The terrible specter of all ethnic traditions is racism and bigotry. Whether it is as simple as ethnocentrism, saying that someone who isn’t part of an ethnic group has no business being involved with those customs and beliefs under any circumstance or it is a broader form of general racism like white nationalism or black separatism, it will always be a problem. What we can do about it is provide effective counter arguments. Those counter arguments can’t be effective if they are militant or dismissive. The effective counter argument is made not to change the mind of someone who already holds a racist opinion. The effective counter argument is made to dissuade the uncommitted from following others down that dark and empty road to hate.
We need to look at what it is we need to address in order to work against the racist agenda. Alienation. The problem comes from a sense of being alienated from yourself and from society. So, lets break these down a bit and explore the two ways in which alienation works to help promote hate.
Alienation from ourselves comes from having no sense of where we come from and no sense of history or identity. This is why the “white power” movement focuses on “white” and not “Irish” or “Italian” or “French” identity. As Americans, we exist in a nation that has no distinct ethnic character. The “melting pot” of American society has stripped a lot of people of all but the most superficial ethnic characteristics. For some, even those are gone because of their rather bland Anglo surnames. We haven’t replaced it with much more than a minimal sense of national identity but nationality is a political sentiment. Ethnicity is a social identity. When we have no sense of social identity we lose a sense of who we are. Humans are, by nature, creatures of classification. We put things into nice little boxes in order to make sense of the world around us. As with Maslow’s hierarchy of needs, there is also an emotional and psychological hierarchy that must be satisfied in order to develop as a person. A sense of who we are and where we come from, an ethnic identity, sits at the base of the pyramid. The first questions we try to answer about ourselves is “Who am I and where do I come from?” Without these answers, a person simply can’t move up the ladder in development.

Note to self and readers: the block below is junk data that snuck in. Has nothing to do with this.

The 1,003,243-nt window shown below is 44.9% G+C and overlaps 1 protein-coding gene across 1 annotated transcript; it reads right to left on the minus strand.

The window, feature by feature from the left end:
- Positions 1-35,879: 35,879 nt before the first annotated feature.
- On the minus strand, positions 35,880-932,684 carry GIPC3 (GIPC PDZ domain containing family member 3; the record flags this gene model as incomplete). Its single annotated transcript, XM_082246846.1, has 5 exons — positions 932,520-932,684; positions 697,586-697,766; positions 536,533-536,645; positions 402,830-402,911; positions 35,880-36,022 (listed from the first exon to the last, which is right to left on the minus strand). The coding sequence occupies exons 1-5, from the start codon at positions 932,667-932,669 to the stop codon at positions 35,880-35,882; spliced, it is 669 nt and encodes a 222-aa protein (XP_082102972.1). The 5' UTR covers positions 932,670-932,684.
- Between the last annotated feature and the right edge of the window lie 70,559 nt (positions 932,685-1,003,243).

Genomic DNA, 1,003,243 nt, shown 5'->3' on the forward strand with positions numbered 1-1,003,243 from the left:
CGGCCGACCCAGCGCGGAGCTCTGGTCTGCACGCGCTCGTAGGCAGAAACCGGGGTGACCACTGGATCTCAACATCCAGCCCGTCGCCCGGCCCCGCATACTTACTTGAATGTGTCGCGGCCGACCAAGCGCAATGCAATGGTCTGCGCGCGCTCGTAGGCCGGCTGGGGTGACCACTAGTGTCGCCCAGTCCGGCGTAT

The white power movement provides adherents with an answer. Because there is no actual cultural identity, they are fabricating one based on race. While any educated person knows that culture is, by definition, non-biological they are providing an answer that is false but emotionally satisfying to people who need it. When we look at their arguments, we regularly see references to “white culture” and so on. It’s a false creation but it provides an answer to people who don’t know that it’s false or why it is. By saying to someone struggling with this problem of who they are that they are “white” and that means something, they can point to all of the accomplishments of “white” ethnic groups and say “This is what we have done.” It is a heinous form of cultural appropriation but to the unknowing, it is a satisfying answer.